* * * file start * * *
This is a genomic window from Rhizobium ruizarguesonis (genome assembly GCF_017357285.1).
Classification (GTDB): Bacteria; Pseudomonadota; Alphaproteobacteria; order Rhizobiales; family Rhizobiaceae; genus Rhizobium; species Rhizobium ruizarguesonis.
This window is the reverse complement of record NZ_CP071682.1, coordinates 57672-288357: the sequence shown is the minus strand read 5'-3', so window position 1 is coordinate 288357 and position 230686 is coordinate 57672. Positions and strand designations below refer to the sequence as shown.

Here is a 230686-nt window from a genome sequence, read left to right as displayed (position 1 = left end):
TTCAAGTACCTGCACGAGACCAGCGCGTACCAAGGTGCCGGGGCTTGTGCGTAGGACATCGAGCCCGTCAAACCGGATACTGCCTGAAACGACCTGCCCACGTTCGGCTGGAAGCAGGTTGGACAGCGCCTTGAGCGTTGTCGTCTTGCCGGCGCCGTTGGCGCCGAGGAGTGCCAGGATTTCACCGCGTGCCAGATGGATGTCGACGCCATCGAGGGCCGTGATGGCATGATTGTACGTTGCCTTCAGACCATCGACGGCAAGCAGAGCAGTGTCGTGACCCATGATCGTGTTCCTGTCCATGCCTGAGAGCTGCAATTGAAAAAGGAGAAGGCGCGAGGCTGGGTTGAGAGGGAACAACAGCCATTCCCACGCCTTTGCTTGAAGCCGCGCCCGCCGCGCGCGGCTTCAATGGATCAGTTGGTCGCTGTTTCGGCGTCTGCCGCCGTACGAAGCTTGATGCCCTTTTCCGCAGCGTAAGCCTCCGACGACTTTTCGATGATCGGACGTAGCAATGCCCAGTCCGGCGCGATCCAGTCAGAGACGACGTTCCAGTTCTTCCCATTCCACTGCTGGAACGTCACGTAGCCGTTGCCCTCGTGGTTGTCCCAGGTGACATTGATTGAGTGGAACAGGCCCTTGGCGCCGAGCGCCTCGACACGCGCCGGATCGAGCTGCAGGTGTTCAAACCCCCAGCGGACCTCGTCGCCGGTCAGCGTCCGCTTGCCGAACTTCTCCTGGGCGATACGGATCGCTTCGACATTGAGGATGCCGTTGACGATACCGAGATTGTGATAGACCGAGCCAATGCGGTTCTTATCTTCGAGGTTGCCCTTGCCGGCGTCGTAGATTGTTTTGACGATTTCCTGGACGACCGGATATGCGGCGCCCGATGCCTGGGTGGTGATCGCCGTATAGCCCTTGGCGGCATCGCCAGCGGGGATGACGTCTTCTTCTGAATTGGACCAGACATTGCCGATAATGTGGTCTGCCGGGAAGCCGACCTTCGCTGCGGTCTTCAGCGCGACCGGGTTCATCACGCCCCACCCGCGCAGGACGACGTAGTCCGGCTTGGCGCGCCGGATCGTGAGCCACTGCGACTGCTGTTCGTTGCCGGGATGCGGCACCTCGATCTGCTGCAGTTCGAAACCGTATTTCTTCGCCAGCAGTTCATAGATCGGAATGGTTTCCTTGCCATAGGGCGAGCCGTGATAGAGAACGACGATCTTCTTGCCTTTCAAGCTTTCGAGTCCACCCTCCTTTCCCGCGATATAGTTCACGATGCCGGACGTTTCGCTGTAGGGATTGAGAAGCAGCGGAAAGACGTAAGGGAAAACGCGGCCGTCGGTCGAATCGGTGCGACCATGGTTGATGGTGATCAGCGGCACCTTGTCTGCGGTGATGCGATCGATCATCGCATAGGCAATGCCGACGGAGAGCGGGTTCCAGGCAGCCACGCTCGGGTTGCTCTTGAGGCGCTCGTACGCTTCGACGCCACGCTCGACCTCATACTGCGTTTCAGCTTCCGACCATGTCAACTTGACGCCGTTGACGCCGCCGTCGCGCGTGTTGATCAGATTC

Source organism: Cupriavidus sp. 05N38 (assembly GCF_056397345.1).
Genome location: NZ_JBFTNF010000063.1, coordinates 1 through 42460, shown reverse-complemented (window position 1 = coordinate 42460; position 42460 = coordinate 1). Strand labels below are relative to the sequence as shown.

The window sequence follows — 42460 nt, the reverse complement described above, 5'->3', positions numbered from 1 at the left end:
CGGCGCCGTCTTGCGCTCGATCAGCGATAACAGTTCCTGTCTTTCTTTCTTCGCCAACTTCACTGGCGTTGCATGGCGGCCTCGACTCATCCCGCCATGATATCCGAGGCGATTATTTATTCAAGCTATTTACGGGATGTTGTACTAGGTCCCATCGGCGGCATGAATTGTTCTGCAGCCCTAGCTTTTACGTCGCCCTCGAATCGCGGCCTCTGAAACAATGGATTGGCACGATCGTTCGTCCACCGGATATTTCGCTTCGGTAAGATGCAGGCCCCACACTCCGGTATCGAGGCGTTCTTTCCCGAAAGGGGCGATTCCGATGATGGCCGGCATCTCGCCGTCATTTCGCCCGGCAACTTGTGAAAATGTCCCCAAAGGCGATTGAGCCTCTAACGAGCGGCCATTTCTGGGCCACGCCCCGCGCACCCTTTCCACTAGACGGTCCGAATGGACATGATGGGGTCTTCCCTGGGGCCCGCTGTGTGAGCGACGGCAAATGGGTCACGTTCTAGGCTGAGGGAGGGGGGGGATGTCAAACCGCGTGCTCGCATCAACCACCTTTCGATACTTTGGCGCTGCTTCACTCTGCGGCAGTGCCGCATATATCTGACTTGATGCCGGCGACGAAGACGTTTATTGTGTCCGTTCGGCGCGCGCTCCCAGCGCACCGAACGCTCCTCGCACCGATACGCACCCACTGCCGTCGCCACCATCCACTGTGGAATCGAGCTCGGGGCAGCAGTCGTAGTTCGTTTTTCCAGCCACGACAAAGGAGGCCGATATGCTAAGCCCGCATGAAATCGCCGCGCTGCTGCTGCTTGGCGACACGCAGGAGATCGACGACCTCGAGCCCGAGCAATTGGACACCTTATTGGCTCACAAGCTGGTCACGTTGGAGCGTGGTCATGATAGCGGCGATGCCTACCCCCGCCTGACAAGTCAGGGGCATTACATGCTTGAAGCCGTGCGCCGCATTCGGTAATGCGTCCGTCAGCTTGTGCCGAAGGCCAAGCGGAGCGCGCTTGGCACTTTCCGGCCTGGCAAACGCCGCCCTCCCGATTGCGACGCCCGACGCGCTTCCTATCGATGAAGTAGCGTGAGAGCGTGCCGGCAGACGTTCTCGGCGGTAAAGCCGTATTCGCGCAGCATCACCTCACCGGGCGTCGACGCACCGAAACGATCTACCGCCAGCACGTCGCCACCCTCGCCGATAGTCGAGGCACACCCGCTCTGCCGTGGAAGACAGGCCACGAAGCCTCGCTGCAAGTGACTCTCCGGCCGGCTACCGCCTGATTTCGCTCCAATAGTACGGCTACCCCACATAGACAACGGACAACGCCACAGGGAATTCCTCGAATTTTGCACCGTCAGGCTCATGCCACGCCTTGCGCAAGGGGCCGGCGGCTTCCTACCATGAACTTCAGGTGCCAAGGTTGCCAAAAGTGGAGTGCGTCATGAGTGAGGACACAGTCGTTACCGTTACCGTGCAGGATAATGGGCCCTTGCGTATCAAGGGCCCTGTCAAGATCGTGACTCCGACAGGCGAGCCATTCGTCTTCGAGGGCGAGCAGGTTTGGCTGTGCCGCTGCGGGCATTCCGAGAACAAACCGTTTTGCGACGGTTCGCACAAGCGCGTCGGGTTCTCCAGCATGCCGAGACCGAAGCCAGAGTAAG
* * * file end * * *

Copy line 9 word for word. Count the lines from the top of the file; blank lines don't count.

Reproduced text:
CGGCGCCGTCTTGCGCTCGATCAGCGATAACAGTTCCTGTCTTTCTTTCTTCGCCAACTTCACTGGCGTTGCATGGCGGCCTCGACTCATCCCGCCATGATATCCGAGGCGATTATTTATTCAAGCTATTTACGGGATGTTGTACTAGGTCCCATCGGCGGCATGAATTGTTCTGCAGCCCTAGCTTTTACGTCGCCCTCGAATCGCGGCCTCTGAAACAATGGATTGGCACGATCGTTCGTCCACCGGATATTTCGCTTCGGTAAGATGCAGGCCCCACACTCCGGTATCGAGGCGTTCTTTCCCGAAAGGGGCGATTCCGATGATGGCCGGCATCTCGCCGTCATTTCGCCCGGCAACTTGTGAAAATGTCCCCAAAGGCGATTGAGCCTCTAACGAGCGGCCATTTCTGGGCCACGCCCCGCGCACCCTTTCCACTAGACGGTCCGAATGGACATGATGGGGTCTTCCCTGGGGCCCGCTGTGTGAGCGACGGCAAATGGGTCACGTTCTAGGCTGAGGGAGGGGGGGGATGTCAAACCGCGTGCTCGCATCAACCACCTTTCGATACTTTGGCGCTGCTTCACTCTGCGGCAGTGCCGCATATATCTGACTTGATGCCGGCGACGAAGACGTTTATTGTGTCCGTTCGGCGCGCGCTCCCAGCGCACCGAACGCTCCTCGCACCGATACGCACCCACTGCCGTCGCCACCATCCACTGTGGAATCGAGCTCGGGGCAGCAGTCGTAGTTCGTTTTTCCAGCCACGACAAAGGAGGCCGATATGCTAAGCCCGCATGAAATCGCCGCGCTGCTGCTGCTTGGCGACACGCAGGAGATCGACGACCTCGAGCCCGAGCAATTGGACACCTTATTGGCTCACAAGCTGGTCACGTTGGAGCGTGGTCATGATAGCGGCGATGCCTACCCCCGCCTGACAAGTCAGGGGCATTACATGCTTGAAGCCGTGCGCCGCATTCGGTAATGCGTCCGTCAGCTTGTGCCGAAGGCCAAGCGGAGCGCGCTTGGCACTTTCCGGCCTGGCAAACGCCGCCCTCCCGATTGCGACGCCCGACGCGCTTCCTATCGATGAAGTAGCGTGAGAGCGTGCCGGCAGACGTTCTCGGCGGTAAAGCCGTATTCGCGCAGCATCACCTCACCGGGCGTCGACGCACCGAAACGATCTACCGCCAGCACGTCGCCACCCTCGCCGATAGTCGAGGCACACCCGCTCTGCCGTGGAAGACAGGCCACGAAGCCTCGCTGCAAGTGACTCTCCGGCCGGCTACCGCCTGATTTCGCTCCAATAGTACGGCTACCCCACATAGACAACGGACAACGCCACAGGGAATTCCTCGAATTTTGCACCGTCAGGCTCATGCCACGCCTTGCGCAAGGGGCCGGCGGCTTCCTACCATGAACTTCAGGTGCCAAGGTTGCCAAAAGTGGAGTGCGTCATGAGTGAGGACACAGTCGTTACCGTTACCGTGCAGGATAATGGGCCCTTGCGTATCAAGGGCCCTGTCAAGATCGTGACTCCGACAGGCGAGCCATTCGTCTTCGAGGGCGAGCAGGTTTGGCTGTGCCGCTGCGGGCATTCCGAGAACAAACCGTTTTGCGACGGTTCGCACAAGCGCGTCGGGTTCTCCAGCATGCCGAGACCGAAGCCAGAGTAAG